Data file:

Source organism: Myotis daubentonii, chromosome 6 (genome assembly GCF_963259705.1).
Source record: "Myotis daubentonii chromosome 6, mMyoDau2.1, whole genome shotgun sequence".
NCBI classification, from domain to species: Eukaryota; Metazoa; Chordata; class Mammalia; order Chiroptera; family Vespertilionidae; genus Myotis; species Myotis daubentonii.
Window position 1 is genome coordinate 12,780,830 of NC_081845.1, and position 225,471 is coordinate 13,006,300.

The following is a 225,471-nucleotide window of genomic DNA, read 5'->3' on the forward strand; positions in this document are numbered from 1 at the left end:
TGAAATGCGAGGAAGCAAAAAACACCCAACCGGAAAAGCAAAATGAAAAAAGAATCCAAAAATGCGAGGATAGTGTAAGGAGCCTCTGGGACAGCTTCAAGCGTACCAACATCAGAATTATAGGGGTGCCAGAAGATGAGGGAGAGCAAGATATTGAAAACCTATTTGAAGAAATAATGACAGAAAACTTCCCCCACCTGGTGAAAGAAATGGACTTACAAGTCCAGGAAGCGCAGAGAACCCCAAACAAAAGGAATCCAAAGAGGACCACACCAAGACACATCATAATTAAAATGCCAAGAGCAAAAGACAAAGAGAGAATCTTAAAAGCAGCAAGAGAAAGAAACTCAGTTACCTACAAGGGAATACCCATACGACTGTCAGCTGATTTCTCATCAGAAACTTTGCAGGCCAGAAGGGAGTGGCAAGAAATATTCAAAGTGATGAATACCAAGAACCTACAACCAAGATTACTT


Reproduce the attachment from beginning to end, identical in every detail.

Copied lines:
Source organism: Myotis daubentonii, chromosome 6 (genome assembly GCF_963259705.1).
Source record: "Myotis daubentonii chromosome 6, mMyoDau2.1, whole genome shotgun sequence".
NCBI classification, from domain to species: Eukaryota; Metazoa; Chordata; class Mammalia; order Chiroptera; family Vespertilionidae; genus Myotis; species Myotis daubentonii.
Window position 1 is genome coordinate 12,780,830 of NC_081845.1, and position 225,471 is coordinate 13,006,300.

The following is a 225,471-nucleotide window of genomic DNA, read 5'->3' on the forward strand; positions in this document are numbered from 1 at the left end:
TGAAATGCGAGGAAGCAAAAAACACCCAACCGGAAAAGCAAAATGAAAAAAGAATCCAAAAATGCGAGGATAGTGTAAGGAGCCTCTGGGACAGCTTCAAGCGTACCAACATCAGAATTATAGGGGTGCCAGAAGATGAGGGAGAGCAAGATATTGAAAACCTATTTGAAGAAATAATGACAGAAAACTTCCCCCACCTGGTGAAAGAAATGGACTTACAAGTCCAGGAAGCGCAGAGAACCCCAAACAAAAGGAATCCAAAGAGGACCACACCAAGACACATCATAATTAAAATGCCAAGAGCAAAAGACAAAGAGAGAATCTTAAAAGCAGCAAGAGAAAGAAACTCAGTTACCTACAAGGGAATACCCATACGACTGTCAGCTGATTTCTCATCAGAAACTTTGCAGGCCAGAAGGGAGTGGCAAGAAATATTCAAAGTGATGAATACCAAGAACCTACAACCAAGATTACTT